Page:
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Brokers' take: UOB stock down 3.4% as NIM disappoints

UNITED Overseas Bank's net profit rose 17 per cent to S$1.04 billion for the third quarter, broadly in line with street estimates.

But weaker net interest margins and quarter-on-quarter results sent the bank's shares 3.41 per cent or S$0.85 lower to S$24.10 before the lunch break.

UOB's third-quarter net profit represented a fall of 4 per cent from S$1.08 billion for the second quarter, as credit costs rose marginally, offsetting a 4 per cent rise in net interest income. Non-interest income also fell 13 per cent on a year-on-year basis.

JPMorgan analysts wrote on Friday morning that UOB's earnings missed their estimates by 3 per cent, as the bank suffered its second straight quarter of falling net interest margins (NIM). NIM declined by two basis points to 1.81 per cent for the third quarter, from 1.83 per cent for the second quarter and 1.84 per cent for the first quarter. 

Analysts led by Harsh Wardhan Modi wrote on Friday morning that a correction was likely: "This miss should lead to negative revisions and likely downgrades by the street, leading to underperformance in the near term.

"Despite the near term underperformance, we remain overweight on UOB as we expect it to benefit from the rising rate cycle. Read-through for DBS and OCBC is not great, but higher mortgage rates at these two banks and letting go of US dollar deposits should lead to better outcome on NIM than UOB. We stay with our preference for DBS/OCBC versus UOB."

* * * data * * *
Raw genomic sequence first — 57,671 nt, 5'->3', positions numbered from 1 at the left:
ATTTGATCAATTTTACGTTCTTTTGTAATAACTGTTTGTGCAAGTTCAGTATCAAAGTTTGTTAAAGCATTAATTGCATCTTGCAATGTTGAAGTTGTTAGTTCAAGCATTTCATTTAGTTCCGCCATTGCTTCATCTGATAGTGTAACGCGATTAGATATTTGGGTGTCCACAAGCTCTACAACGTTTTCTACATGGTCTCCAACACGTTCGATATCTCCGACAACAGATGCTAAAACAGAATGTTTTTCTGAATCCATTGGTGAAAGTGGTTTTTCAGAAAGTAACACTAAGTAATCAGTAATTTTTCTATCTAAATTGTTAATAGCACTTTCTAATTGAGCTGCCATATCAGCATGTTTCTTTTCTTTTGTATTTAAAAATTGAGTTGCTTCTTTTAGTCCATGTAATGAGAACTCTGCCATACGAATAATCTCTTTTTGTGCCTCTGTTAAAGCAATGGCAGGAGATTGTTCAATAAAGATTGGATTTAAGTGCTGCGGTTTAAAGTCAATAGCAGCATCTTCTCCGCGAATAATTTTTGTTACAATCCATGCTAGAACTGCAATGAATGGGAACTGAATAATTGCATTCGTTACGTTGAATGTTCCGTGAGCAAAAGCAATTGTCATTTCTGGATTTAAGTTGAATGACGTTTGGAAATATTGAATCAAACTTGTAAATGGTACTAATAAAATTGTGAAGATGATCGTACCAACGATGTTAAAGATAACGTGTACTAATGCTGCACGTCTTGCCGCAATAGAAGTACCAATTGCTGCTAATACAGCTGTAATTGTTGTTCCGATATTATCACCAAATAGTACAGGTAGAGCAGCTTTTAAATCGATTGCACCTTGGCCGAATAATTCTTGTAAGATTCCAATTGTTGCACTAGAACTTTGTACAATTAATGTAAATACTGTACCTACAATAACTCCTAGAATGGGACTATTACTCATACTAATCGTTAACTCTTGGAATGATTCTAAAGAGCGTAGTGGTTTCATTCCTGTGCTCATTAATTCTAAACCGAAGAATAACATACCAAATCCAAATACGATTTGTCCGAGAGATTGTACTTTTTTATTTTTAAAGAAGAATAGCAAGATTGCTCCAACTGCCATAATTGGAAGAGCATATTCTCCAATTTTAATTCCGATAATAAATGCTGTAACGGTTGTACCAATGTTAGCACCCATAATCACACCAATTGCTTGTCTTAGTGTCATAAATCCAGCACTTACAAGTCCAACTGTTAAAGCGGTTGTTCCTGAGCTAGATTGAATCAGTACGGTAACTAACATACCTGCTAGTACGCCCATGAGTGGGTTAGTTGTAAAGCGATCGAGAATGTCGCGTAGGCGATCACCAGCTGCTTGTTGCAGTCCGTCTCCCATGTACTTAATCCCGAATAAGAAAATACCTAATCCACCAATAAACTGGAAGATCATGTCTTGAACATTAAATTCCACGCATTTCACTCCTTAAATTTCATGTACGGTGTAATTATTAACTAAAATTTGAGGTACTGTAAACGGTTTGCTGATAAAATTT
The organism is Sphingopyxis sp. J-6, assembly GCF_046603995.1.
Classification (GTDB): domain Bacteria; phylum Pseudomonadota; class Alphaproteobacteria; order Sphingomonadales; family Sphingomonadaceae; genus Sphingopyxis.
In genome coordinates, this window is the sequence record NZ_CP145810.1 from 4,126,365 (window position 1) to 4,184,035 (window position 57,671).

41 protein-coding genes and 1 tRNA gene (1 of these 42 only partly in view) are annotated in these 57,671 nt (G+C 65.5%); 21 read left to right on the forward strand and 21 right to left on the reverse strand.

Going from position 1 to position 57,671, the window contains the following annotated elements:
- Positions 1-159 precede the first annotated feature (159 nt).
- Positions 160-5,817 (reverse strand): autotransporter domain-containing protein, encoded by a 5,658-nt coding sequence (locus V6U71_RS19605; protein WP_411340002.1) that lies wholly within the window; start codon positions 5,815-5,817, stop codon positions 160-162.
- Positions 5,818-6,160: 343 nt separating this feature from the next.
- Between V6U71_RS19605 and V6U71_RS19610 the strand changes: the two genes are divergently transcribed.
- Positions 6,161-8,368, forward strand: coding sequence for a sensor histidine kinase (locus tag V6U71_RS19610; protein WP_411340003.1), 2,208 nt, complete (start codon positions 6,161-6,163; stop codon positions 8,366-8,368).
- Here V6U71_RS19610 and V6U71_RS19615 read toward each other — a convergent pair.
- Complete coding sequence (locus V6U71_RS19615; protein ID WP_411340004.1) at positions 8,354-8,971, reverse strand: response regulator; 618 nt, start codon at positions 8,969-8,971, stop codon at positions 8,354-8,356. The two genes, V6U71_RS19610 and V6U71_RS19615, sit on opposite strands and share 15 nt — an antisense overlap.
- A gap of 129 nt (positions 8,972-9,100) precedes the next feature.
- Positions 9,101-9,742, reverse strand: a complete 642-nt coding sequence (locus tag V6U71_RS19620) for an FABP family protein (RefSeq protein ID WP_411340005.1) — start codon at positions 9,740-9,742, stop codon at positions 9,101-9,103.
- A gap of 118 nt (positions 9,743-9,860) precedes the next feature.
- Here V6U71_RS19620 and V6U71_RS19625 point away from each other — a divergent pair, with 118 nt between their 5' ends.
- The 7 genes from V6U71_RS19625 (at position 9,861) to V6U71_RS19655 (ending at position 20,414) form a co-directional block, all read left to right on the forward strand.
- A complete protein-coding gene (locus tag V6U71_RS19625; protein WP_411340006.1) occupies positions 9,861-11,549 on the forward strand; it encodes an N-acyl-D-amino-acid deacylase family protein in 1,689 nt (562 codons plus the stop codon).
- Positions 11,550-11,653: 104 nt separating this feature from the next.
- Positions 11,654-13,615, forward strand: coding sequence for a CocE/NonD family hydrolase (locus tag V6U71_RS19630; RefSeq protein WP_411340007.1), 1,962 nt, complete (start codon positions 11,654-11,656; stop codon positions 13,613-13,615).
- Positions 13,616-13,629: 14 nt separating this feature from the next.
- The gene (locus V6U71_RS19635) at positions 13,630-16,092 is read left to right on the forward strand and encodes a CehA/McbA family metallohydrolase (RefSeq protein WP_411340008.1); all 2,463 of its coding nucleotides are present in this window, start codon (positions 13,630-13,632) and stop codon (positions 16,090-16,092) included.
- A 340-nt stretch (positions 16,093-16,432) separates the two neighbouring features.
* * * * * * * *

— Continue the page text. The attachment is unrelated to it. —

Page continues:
Goldman Sachs (GS) analysts led by Melissa Kuang wrote: "Results were in line with our expectation on most operating metrics. Margin surprised slightly to the downside though net interest income was supported by strong loans. Asset quality improved quarter on quarter... We believe the key focus would be how UOB thinks about NIM and the top-line outlook amid the market volatility."

Net interest income was in line with GS estimates, and strong loan growth for the quarter was driven largely by Greater
China and less by other geographies, the analysts wrote. But non-interest income was slightly below estimates, and trading and investment income was weak, due mainly to lower gains from structural foreign exchange positions, they added.

In its results filing, UOB explained the quarter-on-quarter dip in NIM: "With the expectation of further interest rate increases, the group built up deposits during the quarter to ensure that its funding position remains well placed to meet
projected business growth." 

GS explained: "Higher deposit costs more than offset the increase in loan yield."

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